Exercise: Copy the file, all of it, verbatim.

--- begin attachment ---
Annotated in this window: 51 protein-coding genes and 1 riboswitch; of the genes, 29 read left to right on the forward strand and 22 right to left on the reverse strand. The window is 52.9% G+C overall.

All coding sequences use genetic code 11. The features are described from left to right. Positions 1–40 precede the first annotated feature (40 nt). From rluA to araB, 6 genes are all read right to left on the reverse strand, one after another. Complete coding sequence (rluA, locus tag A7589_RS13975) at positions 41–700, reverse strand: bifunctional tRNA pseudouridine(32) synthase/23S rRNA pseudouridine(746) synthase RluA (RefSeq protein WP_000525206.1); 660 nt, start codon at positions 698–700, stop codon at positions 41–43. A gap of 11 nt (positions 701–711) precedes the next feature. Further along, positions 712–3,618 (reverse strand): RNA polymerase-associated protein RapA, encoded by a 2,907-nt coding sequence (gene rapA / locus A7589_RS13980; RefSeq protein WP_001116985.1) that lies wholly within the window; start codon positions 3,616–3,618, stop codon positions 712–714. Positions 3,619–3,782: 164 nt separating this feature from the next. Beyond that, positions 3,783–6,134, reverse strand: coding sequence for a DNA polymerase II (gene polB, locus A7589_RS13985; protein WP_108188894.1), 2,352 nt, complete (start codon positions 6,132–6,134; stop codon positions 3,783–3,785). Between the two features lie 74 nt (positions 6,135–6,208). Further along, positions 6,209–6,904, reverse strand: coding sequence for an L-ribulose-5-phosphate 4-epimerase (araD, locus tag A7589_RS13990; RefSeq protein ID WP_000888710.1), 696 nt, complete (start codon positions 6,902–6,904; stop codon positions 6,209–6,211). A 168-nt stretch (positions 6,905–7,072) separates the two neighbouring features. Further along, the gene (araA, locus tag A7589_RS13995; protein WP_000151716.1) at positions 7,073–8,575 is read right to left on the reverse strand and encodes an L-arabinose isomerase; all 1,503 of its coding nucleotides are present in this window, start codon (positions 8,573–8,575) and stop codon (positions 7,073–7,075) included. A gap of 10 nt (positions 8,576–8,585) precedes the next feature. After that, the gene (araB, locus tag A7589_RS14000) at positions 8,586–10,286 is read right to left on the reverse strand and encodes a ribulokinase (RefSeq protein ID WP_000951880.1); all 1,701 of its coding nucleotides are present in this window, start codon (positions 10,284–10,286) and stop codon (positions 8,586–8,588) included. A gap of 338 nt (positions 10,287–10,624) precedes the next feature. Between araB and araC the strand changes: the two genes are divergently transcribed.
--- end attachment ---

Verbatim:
Annotated in this window: 51 protein-coding genes and 1 riboswitch; of the genes, 29 read left to right on the forward strand and 22 right to left on the reverse strand. The window is 52.9% G+C overall.

All coding sequences use genetic code 11. The features are described from left to right. Positions 1–40 precede the first annotated feature (40 nt). From rluA to araB, 6 genes are all read right to left on the reverse strand, one after another. Complete coding sequence (rluA, locus tag A7589_RS13975) at positions 41–700, reverse strand: bifunctional tRNA pseudouridine(32) synthase/23S rRNA pseudouridine(746) synthase RluA (RefSeq protein WP_000525206.1); 660 nt, start codon at positions 698–700, stop codon at positions 41–43. A gap of 11 nt (positions 701–711) precedes the next feature. Further along, positions 712–3,618 (reverse strand): RNA polymerase-associated protein RapA, encoded by a 2,907-nt coding sequence (gene rapA / locus A7589_RS13980; RefSeq protein WP_001116985.1) that lies wholly within the window; start codon positions 3,616–3,618, stop codon positions 712–714. Positions 3,619–3,782: 164 nt separating this feature from the next. Beyond that, positions 3,783–6,134, reverse strand: coding sequence for a DNA polymerase II (gene polB, locus A7589_RS13985; protein WP_108188894.1), 2,352 nt, complete (start codon positions 6,132–6,134; stop codon positions 3,783–3,785). Between the two features lie 74 nt (positions 6,135–6,208). Further along, positions 6,209–6,904, reverse strand: coding sequence for an L-ribulose-5-phosphate 4-epimerase (araD, locus tag A7589_RS13990; RefSeq protein ID WP_000888710.1), 696 nt, complete (start codon positions 6,902–6,904; stop codon positions 6,209–6,211). A 168-nt stretch (positions 6,905–7,072) separates the two neighbouring features. Further along, the gene (araA, locus tag A7589_RS13995; protein WP_000151716.1) at positions 7,073–8,575 is read right to left on the reverse strand and encodes an L-arabinose isomerase; all 1,503 of its coding nucleotides are present in this window, start codon (positions 8,573–8,575) and stop codon (positions 7,073–7,075) included. A gap of 10 nt (positions 8,576–8,585) precedes the next feature. After that, the gene (araB, locus tag A7589_RS14000) at positions 8,586–10,286 is read right to left on the reverse strand and encodes a ribulokinase (RefSeq protein ID WP_000951880.1); all 1,701 of its coding nucleotides are present in this window, start codon (positions 10,284–10,286) and stop codon (positions 8,586–8,588) included. A gap of 338 nt (positions 10,287–10,624) precedes the next feature. Between araB and araC the strand changes: the two genes are divergently transcribed.